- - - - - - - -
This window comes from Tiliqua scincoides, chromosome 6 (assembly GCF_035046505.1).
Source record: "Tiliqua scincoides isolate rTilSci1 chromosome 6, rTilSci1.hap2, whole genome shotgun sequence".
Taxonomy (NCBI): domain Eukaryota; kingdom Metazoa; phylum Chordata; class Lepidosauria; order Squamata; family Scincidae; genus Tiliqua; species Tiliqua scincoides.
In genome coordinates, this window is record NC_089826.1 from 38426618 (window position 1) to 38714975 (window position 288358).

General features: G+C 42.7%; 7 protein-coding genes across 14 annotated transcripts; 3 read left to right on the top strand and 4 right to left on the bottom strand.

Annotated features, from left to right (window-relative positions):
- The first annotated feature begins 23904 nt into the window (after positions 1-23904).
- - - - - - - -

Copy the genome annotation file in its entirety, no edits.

This window comes from Tiliqua scincoides, chromosome 6 (assembly GCF_035046505.1).
Source record: "Tiliqua scincoides isolate rTilSci1 chromosome 6, rTilSci1.hap2, whole genome shotgun sequence".
Taxonomy (NCBI): domain Eukaryota; kingdom Metazoa; phylum Chordata; class Lepidosauria; order Squamata; family Scincidae; genus Tiliqua; species Tiliqua scincoides.
In genome coordinates, this window is record NC_089826.1 from 38426618 (window position 1) to 38714975 (window position 288358).

General features: G+C 42.7%; 7 protein-coding genes across 14 annotated transcripts; 3 read left to right on the top strand and 4 right to left on the bottom strand.

Annotated features, from left to right (window-relative positions):
- The first annotated feature begins 23904 nt into the window (after positions 1-23904).